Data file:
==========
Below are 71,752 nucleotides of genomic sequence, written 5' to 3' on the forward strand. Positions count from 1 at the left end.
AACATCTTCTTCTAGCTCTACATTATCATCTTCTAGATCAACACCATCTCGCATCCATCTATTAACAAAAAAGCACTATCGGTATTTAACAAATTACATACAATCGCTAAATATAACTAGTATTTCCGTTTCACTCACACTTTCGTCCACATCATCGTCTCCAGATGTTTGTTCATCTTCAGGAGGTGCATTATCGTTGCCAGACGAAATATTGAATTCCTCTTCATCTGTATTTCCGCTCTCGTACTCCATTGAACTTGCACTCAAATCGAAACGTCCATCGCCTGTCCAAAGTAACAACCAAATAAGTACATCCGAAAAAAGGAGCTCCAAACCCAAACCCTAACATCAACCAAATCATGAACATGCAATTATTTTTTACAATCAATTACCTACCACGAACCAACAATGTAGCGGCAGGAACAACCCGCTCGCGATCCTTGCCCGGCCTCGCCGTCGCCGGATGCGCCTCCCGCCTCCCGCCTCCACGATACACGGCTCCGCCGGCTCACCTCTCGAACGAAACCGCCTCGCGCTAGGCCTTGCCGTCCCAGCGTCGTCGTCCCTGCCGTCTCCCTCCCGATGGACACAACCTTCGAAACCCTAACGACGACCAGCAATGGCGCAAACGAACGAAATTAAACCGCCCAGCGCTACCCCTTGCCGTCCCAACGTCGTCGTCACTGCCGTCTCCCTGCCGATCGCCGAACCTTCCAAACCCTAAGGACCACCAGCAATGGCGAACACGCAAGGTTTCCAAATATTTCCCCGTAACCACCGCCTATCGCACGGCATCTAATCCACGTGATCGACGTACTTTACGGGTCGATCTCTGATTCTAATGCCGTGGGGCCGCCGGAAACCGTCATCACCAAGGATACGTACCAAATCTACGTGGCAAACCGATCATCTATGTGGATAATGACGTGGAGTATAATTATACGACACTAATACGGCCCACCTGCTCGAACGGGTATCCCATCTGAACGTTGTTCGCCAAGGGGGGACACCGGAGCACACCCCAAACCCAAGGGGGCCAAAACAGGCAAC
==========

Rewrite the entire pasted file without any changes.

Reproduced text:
Below are 71,752 nucleotides of genomic sequence, written 5' to 3' on the forward strand. Positions count from 1 at the left end.
AACATCTTCTTCTAGCTCTACATTATCATCTTCTAGATCAACACCATCTCGCATCCATCTATTAACAAAAAAGCACTATCGGTATTTAACAAATTACATACAATCGCTAAATATAACTAGTATTTCCGTTTCACTCACACTTTCGTCCACATCATCGTCTCCAGATGTTTGTTCATCTTCAGGAGGTGCATTATCGTTGCCAGACGAAATATTGAATTCCTCTTCATCTGTATTTCCGCTCTCGTACTCCATTGAACTTGCACTCAAATCGAAACGTCCATCGCCTGTCCAAAGTAACAACCAAATAAGTACATCCGAAAAAAGGAGCTCCAAACCCAAACCCTAACATCAACCAAATCATGAACATGCAATTATTTTTTACAATCAATTACCTACCACGAACCAACAATGTAGCGGCAGGAACAACCCGCTCGCGATCCTTGCCCGGCCTCGCCGTCGCCGGATGCGCCTCCCGCCTCCCGCCTCCACGATACACGGCTCCGCCGGCTCACCTCTCGAACGAAACCGCCTCGCGCTAGGCCTTGCCGTCCCAGCGTCGTCGTCCCTGCCGTCTCCCTCCCGATGGACACAACCTTCGAAACCCTAACGACGACCAGCAATGGCGCAAACGAACGAAATTAAACCGCCCAGCGCTACCCCTTGCCGTCCCAACGTCGTCGTCACTGCCGTCTCCCTGCCGATCGCCGAACCTTCCAAACCCTAAGGACCACCAGCAATGGCGAACACGCAAGGTTTCCAAATATTTCCCCGTAACCACCGCCTATCGCACGGCATCTAATCCACGTGATCGACGTACTTTACGGGTCGATCTCTGATTCTAATGCCGTGGGGCCGCCGGAAACCGTCATCACCAAGGATACGTACCAAATCTACGTGGCAAACCGATCATCTATGTGGATAATGACGTGGAGTATAATTATACGACACTAATACGGCCCACCTGCTCGAACGGGTATCCCATCTGAACGTTGTTCGCCAAGGGGGGACACCGGAGCACACCCCAAACCCAAGGGGGCCAAAACAGGCAAC